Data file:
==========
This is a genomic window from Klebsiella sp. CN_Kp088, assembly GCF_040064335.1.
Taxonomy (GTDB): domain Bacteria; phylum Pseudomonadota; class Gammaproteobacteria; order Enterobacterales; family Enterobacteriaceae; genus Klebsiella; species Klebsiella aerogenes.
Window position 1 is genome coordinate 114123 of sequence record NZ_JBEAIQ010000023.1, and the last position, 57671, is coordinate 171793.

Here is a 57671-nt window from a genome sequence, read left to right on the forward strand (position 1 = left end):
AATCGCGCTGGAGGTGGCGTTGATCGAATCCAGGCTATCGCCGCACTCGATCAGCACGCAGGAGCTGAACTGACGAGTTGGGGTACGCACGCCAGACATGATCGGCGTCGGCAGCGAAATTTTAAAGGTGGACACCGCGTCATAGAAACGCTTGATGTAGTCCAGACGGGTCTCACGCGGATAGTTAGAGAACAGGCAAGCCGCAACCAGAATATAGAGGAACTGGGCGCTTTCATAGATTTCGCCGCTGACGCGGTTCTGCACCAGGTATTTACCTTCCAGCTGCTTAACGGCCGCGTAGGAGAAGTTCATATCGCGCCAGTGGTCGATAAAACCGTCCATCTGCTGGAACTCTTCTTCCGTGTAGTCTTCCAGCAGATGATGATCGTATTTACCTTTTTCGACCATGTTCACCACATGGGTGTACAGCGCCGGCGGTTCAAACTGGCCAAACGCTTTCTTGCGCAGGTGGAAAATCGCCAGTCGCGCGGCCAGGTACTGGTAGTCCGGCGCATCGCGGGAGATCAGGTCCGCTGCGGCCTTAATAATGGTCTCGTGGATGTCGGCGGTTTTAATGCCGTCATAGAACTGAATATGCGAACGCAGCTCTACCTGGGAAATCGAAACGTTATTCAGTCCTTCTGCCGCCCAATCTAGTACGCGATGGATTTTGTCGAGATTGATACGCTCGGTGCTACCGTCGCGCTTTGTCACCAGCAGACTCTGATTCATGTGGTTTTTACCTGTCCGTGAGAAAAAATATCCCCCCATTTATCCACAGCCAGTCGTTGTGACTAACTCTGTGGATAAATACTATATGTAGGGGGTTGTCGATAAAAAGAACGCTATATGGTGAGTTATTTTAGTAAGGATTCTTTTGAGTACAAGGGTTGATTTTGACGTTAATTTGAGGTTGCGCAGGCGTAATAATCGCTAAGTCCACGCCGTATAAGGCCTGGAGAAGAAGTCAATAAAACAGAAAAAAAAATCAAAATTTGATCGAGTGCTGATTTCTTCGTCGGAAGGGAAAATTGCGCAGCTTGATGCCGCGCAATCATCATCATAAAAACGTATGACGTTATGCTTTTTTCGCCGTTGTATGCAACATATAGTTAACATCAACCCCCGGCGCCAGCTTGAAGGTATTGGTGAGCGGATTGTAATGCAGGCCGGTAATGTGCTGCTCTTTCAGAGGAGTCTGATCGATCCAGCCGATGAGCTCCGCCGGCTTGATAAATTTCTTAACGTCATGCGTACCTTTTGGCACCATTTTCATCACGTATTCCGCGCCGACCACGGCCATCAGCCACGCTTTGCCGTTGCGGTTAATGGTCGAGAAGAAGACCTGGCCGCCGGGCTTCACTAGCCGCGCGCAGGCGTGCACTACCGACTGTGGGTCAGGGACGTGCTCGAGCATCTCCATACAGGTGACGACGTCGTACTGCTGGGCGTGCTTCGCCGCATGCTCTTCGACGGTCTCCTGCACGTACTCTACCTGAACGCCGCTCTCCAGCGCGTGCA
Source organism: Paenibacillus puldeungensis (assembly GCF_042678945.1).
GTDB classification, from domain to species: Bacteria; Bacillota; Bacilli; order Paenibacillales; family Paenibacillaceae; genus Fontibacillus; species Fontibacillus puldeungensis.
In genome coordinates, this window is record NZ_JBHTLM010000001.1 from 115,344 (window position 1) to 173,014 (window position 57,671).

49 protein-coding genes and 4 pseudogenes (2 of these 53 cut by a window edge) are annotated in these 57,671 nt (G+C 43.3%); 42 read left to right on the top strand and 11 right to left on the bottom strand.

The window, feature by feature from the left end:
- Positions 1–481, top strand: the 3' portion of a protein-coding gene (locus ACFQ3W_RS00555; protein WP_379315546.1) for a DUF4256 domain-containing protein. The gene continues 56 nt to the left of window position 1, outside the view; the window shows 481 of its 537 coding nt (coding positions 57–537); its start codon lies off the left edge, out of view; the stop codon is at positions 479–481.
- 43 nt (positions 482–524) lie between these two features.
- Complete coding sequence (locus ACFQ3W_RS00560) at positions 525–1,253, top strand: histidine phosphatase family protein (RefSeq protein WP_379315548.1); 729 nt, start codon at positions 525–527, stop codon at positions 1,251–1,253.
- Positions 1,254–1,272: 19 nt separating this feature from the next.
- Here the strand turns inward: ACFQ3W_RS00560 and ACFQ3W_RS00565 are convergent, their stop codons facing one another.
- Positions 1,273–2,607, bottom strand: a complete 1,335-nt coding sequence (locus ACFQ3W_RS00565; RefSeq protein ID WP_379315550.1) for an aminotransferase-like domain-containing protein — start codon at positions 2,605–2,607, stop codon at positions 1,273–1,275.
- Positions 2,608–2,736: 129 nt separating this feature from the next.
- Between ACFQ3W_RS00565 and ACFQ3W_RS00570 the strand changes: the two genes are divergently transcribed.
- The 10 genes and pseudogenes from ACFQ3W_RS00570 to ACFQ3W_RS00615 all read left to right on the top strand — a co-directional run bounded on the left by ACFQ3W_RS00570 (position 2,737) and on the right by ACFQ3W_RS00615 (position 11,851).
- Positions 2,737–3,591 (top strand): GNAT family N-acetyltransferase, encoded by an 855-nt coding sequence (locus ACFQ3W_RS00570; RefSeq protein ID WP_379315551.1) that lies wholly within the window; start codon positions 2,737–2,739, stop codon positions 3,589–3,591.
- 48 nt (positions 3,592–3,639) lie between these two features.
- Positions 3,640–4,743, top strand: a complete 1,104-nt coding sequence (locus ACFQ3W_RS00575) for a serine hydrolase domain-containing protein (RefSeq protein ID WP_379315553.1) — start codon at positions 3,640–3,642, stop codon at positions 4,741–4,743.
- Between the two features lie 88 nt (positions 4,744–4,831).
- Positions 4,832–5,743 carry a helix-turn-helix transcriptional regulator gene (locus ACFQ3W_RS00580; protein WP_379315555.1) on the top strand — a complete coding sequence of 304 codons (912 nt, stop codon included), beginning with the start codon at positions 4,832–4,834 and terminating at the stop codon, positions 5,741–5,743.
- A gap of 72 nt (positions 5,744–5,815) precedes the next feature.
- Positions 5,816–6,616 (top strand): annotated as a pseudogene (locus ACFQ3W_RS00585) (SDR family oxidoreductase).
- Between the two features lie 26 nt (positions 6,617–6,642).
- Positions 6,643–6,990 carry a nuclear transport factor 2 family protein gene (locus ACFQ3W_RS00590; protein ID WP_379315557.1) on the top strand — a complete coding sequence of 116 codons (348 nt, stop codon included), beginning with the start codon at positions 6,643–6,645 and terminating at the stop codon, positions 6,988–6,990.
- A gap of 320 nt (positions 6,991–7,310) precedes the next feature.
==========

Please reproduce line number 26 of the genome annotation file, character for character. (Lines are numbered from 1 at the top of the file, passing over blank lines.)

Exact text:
- Positions 5,816–6,616 (top strand): annotated as a pseudogene (locus ACFQ3W_RS00585) (SDR family oxidoreductase).